In Rome in the spring of 1889, while in the process of building what would become the Palace of Justice, a burial vault was discovered eight metres under the earth and inside was a sarcophagus. The Tiber River had overflowed and the coffin was in water;
when they removed the cover, they saw the remains of a female, her head turned to face the browned ivory doll lying by her side. The funerary inscription simply read: Crepereia Tryphaena, her name.
She was buried in what was thought to be her wedding dress and a few other accessories, and her age was determined to be about thirteen. The manner of her death is unknown. On her finger was a golden ring with the name Filetus inscribed on it.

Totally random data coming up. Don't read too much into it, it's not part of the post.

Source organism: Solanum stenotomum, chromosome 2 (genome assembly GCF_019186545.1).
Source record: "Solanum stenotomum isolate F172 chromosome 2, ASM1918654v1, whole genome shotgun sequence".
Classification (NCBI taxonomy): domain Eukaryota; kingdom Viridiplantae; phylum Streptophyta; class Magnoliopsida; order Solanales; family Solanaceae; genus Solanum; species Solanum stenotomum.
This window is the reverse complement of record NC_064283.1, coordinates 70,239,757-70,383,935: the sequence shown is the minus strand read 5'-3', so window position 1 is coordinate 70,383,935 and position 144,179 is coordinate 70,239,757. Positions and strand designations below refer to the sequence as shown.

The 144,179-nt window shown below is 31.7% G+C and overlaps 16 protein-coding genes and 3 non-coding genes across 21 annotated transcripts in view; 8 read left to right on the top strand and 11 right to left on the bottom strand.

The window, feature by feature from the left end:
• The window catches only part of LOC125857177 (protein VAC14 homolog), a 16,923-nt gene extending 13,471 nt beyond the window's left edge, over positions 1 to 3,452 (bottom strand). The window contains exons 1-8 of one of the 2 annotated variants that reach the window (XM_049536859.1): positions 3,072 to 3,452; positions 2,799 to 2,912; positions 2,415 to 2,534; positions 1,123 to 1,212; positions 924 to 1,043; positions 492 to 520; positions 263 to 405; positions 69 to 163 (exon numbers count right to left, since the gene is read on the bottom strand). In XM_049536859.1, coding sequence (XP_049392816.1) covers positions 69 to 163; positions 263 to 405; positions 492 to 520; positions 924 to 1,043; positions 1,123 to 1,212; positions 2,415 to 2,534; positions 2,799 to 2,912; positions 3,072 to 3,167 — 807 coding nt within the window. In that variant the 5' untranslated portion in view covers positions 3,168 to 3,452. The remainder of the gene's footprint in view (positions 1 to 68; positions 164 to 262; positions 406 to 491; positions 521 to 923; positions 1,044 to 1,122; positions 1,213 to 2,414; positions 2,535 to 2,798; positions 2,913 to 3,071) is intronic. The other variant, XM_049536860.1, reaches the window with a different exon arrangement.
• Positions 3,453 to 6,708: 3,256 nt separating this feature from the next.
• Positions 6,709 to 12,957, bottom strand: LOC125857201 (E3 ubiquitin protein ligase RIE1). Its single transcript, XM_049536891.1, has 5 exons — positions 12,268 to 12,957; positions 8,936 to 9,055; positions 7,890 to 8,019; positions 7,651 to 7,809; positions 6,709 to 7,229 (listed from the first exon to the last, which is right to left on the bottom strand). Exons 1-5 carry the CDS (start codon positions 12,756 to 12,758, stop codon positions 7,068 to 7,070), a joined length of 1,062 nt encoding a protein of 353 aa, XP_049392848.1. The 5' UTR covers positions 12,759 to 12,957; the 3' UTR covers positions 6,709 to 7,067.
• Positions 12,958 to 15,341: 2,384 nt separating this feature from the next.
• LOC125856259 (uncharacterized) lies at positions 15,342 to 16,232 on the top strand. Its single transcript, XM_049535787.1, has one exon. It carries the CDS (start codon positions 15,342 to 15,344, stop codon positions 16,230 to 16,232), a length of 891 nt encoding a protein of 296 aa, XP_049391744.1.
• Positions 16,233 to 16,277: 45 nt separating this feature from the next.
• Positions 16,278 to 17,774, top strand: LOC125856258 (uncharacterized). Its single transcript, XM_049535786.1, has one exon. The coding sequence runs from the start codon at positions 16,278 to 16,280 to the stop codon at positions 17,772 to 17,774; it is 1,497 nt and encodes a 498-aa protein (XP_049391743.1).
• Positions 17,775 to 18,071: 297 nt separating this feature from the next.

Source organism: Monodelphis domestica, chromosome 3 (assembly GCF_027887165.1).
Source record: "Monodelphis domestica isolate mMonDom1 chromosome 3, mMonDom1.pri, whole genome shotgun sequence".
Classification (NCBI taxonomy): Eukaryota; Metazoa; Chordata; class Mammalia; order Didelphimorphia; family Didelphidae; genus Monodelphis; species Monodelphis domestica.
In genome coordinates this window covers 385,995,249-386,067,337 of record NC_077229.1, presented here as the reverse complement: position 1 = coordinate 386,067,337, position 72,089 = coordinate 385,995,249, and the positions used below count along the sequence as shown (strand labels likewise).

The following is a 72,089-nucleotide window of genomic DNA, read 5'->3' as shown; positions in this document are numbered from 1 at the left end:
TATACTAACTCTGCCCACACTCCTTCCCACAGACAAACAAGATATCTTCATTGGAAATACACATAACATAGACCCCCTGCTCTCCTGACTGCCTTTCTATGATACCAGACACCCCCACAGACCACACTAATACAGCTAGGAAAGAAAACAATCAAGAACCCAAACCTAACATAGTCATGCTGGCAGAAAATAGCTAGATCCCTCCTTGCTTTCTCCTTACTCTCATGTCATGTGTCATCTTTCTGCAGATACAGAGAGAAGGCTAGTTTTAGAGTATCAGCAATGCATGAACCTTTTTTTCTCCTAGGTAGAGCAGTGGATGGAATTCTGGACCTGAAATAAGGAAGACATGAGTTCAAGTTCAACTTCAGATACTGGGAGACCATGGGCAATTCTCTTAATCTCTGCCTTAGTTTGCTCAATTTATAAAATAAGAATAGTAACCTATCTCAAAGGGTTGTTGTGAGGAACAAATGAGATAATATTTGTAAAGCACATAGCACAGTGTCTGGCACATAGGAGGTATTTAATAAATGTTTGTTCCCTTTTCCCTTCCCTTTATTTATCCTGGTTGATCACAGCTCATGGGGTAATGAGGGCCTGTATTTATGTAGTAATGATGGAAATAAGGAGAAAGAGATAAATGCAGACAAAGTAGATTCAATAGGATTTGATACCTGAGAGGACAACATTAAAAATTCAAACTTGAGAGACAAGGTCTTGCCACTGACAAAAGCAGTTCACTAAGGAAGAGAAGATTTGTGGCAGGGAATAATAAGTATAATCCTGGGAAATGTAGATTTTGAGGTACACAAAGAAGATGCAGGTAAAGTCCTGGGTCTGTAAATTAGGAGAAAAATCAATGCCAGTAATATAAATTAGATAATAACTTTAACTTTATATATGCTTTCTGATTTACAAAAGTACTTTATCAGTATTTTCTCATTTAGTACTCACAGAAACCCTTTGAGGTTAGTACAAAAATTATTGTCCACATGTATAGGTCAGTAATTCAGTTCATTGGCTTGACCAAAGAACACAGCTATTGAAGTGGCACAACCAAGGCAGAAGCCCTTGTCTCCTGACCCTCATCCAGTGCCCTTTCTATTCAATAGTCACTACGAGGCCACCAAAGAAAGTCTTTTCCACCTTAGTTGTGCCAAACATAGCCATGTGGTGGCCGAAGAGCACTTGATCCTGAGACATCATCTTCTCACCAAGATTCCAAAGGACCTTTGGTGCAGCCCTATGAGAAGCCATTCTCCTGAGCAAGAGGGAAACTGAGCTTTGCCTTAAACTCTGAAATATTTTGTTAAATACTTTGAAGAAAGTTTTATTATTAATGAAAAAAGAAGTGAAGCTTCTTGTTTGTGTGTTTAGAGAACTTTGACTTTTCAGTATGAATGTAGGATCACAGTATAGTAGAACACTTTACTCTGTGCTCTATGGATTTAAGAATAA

They believe that because she was buried with her doll, it is possible the ceremony had not actually taken place yet. Due to the custom of offering a toy to Venus or the Lares on the wedding day.
The doll wore its own wedding ring on its finger and had probably once worn a dress similar to the girl. Attached to the ring on the doll’s finger was a key that opened a tiny box, with its own belongings mirroring those of the girl it belonged to.